The Culture Of Violence Essays On Tragedy And History

(That other favorite tragic subject.) But the impulse to expose, to bring secret crimes to light, to present evidence of deeds done in the past to an audience in the present, is one that itself lies at the heart of Greek drama.You could say that all tragedy is about the process of discovery, of learning that the present has a surprising and often devastating relationship to the past: King Oedipus, faced with a plague on his city, is told by an oracle that he must find the killer of the previous king, only to learn, as the play unfolds, that it was he.

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This dark solace is one that only culture can provide.

Our endless need to replay the events of November, 1963—by which I mean all of the events, from Friday to Monday—is not only about a perverse, almost infantile need to revisit a scene of primal horror (although our own refusal to let go of Kennedy’s body—expressed most strongly in our endless looping of the Zapruder film, which, like a tragedy, turns the death of the king into a kind of entertainment—certainly shows an Achilles-like unwillingness to bury the past).

In the end, the gods themselves insist on what we might call “closure,” pointing out that even a man who loses a brother or a son “grieves, weeps, and then his tears are done.” In the final book of the poem, the aged king of Troy, Priam, ransoms his dead son’s body from Achilles, takes it home to the walled city, and there gives it a proper funeral.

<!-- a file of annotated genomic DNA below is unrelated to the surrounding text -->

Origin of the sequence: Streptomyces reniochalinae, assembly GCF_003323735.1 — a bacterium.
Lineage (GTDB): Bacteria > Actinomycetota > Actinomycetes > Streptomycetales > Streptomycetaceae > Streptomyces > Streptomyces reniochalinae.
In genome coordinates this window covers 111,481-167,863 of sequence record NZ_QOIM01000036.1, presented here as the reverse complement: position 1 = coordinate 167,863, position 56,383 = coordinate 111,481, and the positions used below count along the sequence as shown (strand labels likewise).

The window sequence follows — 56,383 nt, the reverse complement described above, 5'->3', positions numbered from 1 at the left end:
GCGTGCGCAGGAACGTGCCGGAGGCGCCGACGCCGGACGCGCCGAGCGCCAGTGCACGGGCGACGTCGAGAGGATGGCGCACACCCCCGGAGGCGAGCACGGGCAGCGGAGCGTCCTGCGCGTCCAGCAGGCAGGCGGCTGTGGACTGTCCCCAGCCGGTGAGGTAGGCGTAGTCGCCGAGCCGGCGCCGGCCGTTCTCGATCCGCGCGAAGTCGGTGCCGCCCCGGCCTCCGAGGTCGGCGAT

After the trauma of Hector’s death and the ongoing degradation of his body, there is an odd courtliness about the exchange between Priam and the man who killed his son, a sudden, wrenching flowering of civilized behavior.

Many tragic plots, moreover, revolve around the ramifications of family curses, of “original sins” committed by a patriarch that come back to haunt later, innocent generations.

Both of these narratives, in their different ways, haunt the story of the Kennedy family and of the assassination in particular.

Kennedy had come to a poor black neighborhood in Indianapolis to make a routine campaign speech, but learned en route that Martin Luther King, Jr., had been assassinated; it fell to the New York senator to announce the dreadful news.

As he struggled to find appropriate language for the day’s carnage—which, of course, would inevitably have recalled to his mind, and the minds of his audience, the assassination of his brother John five years earlier—it was to Aeschylus’ “Oresteia” that Kennedy turned, the grand trilogy about the search for justice in a world filled with metastasizing violence.

(A truce is called so that the Trojans can leave their walled city and go into the surrounding forests to cut wood for Hector’s funeral pyre.) As if to remind us of that other world far from the mayhem of battle, the funeral itself is dominated by the women in Hector’s life, who are the only eulogists.

His mother speaks, his wife speaks, and even Helen, whose actions precipitated the war in which he died, speaks.


Comments The Culture Of Violence Essays On Tragedy And History

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